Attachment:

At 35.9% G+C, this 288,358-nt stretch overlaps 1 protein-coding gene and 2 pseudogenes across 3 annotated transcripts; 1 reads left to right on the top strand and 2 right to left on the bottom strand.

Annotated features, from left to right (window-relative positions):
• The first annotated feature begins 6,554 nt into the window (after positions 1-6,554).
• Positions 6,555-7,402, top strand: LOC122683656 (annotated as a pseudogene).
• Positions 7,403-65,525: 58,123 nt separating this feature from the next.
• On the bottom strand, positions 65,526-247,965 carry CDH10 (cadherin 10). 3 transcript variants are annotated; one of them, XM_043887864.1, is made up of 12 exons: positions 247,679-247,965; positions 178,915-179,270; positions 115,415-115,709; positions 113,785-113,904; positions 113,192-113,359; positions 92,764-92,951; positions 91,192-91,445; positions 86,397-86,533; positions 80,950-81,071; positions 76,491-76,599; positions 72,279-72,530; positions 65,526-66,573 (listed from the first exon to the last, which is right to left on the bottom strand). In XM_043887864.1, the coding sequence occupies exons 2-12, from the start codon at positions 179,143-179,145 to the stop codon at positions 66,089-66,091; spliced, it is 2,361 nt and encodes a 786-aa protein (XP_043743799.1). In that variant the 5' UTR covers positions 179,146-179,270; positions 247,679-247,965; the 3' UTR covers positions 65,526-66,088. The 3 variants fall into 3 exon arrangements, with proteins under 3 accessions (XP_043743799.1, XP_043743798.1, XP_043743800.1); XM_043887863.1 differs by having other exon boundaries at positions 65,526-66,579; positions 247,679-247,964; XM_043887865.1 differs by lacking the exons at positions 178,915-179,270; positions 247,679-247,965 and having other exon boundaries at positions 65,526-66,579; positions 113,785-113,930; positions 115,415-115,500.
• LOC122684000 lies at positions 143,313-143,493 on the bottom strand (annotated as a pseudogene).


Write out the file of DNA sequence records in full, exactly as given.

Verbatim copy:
At 35.9% G+C, this 288,358-nt stretch overlaps 1 protein-coding gene and 2 pseudogenes across 3 annotated transcripts; 1 reads left to right on the top strand and 2 right to left on the bottom strand.

Annotated features, from left to right (window-relative positions):
• The first annotated feature begins 6,554 nt into the window (after positions 1-6,554).
• Positions 6,555-7,402, top strand: LOC122683656 (annotated as a pseudogene).
• Positions 7,403-65,525: 58,123 nt separating this feature from the next.
• On the bottom strand, positions 65,526-247,965 carry CDH10 (cadherin 10). 3 transcript variants are annotated; one of them, XM_043887864.1, is made up of 12 exons: positions 247,679-247,965; positions 178,915-179,270; positions 115,415-115,709; positions 113,785-113,904; positions 113,192-113,359; positions 92,764-92,951; positions 91,192-91,445; positions 86,397-86,533; positions 80,950-81,071; positions 76,491-76,599; positions 72,279-72,530; positions 65,526-66,573 (listed from the first exon to the last, which is right to left on the bottom strand). In XM_043887864.1, the coding sequence occupies exons 2-12, from the start codon at positions 179,143-179,145 to the stop codon at positions 66,089-66,091; spliced, it is 2,361 nt and encodes a 786-aa protein (XP_043743799.1). In that variant the 5' UTR covers positions 179,146-179,270; positions 247,679-247,965; the 3' UTR covers positions 65,526-66,088. The 3 variants fall into 3 exon arrangements, with proteins under 3 accessions (XP_043743799.1, XP_043743798.1, XP_043743800.1); XM_043887863.1 differs by having other exon boundaries at positions 65,526-66,579; positions 247,679-247,964; XM_043887865.1 differs by lacking the exons at positions 178,915-179,270; positions 247,679-247,965 and having other exon boundaries at positions 65,526-66,579; positions 113,785-113,930; positions 115,415-115,500.
• LOC122684000 lies at positions 143,313-143,493 on the bottom strand (annotated as a pseudogene).